Persecutors seldom get good press. Whether the reporting is done by the journalist or the historian, it is always easier to side with the victims. The courage and fortitude of martyrs holds greater appeal than the haughty rationalizations of their judges and executors. Thus, the persecutors are seen as cruel and capricious tyrants, sybarites, inattentive to the needs of their subjects and indifferent to the ways of God.

In the writing of Christian history, the emperors most closely identified with the persecution of Christians—Domitian, Decius, and Diocletian—have long been the object of obloquy and abuse. One early Christian writer, Lactantius, even wrote a book entitled On the Death of the Persecutors. Its purpose was to describe in lurid detail the torturous end of the “enemies of God.”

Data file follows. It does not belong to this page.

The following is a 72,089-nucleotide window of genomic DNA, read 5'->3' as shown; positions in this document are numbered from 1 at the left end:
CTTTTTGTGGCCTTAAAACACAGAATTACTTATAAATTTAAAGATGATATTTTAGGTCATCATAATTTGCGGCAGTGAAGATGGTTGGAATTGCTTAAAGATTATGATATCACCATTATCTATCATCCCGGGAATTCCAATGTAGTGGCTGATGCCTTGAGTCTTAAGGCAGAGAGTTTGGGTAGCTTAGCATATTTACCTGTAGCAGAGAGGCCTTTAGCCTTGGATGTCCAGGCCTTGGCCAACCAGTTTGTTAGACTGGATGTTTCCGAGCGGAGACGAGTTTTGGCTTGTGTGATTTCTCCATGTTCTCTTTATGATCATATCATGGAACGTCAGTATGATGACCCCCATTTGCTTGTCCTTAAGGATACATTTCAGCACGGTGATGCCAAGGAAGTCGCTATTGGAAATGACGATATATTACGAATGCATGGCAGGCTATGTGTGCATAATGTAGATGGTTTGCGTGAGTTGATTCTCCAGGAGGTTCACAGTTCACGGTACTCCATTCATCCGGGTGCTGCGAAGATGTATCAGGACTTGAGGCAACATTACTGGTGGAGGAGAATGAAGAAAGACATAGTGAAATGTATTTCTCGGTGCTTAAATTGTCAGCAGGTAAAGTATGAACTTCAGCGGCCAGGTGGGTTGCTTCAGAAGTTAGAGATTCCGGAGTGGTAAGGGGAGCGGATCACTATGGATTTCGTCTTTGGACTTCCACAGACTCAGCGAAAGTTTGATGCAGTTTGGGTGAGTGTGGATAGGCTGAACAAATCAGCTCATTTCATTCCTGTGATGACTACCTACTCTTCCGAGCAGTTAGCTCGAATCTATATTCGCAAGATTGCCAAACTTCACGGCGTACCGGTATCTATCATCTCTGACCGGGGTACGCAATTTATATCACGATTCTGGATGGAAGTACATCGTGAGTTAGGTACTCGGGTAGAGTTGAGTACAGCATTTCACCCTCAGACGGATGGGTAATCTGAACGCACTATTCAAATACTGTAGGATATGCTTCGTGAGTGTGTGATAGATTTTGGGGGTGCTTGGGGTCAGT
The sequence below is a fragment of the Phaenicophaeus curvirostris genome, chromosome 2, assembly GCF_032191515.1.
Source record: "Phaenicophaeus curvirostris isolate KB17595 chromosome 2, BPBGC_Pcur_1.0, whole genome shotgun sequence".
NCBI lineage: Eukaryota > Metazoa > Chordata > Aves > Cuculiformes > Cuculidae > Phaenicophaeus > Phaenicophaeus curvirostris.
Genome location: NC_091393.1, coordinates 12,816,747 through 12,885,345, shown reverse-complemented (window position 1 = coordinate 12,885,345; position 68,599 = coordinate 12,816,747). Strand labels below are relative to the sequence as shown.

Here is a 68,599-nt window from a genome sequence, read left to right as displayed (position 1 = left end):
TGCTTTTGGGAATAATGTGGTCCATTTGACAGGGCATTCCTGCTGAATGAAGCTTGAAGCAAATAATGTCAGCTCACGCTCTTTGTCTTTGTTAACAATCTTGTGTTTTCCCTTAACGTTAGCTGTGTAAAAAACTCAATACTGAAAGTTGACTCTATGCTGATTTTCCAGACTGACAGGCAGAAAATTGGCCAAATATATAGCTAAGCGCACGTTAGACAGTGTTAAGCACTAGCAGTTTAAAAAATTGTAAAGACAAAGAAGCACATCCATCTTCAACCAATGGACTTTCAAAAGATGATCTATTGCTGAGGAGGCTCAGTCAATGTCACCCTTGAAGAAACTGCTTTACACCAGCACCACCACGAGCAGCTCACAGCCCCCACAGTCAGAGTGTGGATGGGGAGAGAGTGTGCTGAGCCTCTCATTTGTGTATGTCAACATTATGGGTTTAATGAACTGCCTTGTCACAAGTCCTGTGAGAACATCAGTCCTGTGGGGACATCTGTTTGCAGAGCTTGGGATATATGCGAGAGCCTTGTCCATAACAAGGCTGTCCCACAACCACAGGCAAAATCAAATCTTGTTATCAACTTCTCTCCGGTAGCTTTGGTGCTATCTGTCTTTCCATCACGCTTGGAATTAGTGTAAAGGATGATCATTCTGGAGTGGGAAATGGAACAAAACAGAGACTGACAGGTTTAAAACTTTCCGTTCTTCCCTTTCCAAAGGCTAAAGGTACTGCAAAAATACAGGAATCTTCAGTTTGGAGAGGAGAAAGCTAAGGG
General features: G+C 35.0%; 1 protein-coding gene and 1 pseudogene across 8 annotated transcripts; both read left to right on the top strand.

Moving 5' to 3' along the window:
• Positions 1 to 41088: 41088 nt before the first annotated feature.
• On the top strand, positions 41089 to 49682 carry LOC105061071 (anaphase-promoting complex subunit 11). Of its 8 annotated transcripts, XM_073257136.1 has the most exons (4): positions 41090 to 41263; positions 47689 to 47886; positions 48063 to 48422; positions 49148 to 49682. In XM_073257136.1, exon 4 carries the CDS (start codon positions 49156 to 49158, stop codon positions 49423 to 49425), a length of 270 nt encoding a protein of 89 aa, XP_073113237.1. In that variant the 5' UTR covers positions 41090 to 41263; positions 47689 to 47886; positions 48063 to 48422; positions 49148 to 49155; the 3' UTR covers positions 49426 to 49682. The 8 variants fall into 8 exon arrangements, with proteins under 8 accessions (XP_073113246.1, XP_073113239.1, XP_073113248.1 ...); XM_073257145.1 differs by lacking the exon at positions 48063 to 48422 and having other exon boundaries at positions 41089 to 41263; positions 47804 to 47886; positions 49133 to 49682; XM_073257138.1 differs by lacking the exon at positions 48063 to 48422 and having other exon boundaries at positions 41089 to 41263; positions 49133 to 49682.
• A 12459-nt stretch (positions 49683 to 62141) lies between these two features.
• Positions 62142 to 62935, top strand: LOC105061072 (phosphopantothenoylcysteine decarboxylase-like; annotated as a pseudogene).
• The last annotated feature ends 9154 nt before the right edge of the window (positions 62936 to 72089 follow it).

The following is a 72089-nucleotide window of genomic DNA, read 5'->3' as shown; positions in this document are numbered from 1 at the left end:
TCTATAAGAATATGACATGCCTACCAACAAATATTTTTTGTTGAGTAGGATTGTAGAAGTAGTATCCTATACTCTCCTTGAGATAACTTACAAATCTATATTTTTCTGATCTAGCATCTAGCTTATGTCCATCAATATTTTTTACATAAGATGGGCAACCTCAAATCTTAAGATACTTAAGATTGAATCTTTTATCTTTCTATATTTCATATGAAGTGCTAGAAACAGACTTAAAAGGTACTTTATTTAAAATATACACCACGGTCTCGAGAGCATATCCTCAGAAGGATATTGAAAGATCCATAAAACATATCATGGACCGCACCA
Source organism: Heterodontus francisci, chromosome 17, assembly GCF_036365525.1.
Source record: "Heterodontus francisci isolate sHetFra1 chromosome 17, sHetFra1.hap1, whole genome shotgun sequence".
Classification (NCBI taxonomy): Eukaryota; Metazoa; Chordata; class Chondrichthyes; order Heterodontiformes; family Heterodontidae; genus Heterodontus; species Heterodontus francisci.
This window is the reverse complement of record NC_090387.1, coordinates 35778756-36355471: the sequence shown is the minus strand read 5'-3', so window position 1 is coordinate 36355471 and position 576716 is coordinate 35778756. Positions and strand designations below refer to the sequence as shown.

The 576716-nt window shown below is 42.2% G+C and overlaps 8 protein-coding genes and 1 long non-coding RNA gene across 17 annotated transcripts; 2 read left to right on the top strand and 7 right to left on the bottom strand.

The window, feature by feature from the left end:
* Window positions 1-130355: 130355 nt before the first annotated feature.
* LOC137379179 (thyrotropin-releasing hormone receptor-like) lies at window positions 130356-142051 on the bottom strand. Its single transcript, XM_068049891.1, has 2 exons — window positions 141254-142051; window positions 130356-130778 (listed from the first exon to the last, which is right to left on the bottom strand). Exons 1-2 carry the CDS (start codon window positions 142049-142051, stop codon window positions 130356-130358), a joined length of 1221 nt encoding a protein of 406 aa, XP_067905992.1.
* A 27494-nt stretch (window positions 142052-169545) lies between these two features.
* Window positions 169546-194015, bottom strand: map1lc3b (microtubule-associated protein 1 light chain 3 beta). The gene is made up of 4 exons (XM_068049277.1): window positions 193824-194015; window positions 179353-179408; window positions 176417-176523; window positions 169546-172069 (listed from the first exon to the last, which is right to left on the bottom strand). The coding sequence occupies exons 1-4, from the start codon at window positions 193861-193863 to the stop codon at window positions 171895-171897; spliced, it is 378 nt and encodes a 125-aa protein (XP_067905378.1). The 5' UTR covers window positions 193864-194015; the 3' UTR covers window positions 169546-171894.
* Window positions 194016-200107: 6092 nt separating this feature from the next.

Humane Roman Officials

Yet the writing of history is more than the celebration of the deeds of noble and virtuous men and women; it is also the challenge to understand what offends and disturbs our moral sensibilities.

The earliest document on Christianity written by a Roman official bears no marks of cruel indifference; its author, Pliny (governor of the province of Bithynia in Asia Minor), is humane, cautious, prudent, fair, and pious.

Pliny had been sent (c. 111) by the emperor Trajan to tour the cities of Bithynia and to oversee the social and economic affairs of the region. At one of these cities, located on the southern shore of the Black Sea, the local citizens lodged a complaint against Christians living in the region. What prompted the petition is not known, but it may have had to do with the refusal of Christians to participate in the public cult.

When Pliny looked into the matter, he discovered that the “sum total of their guilt or ...

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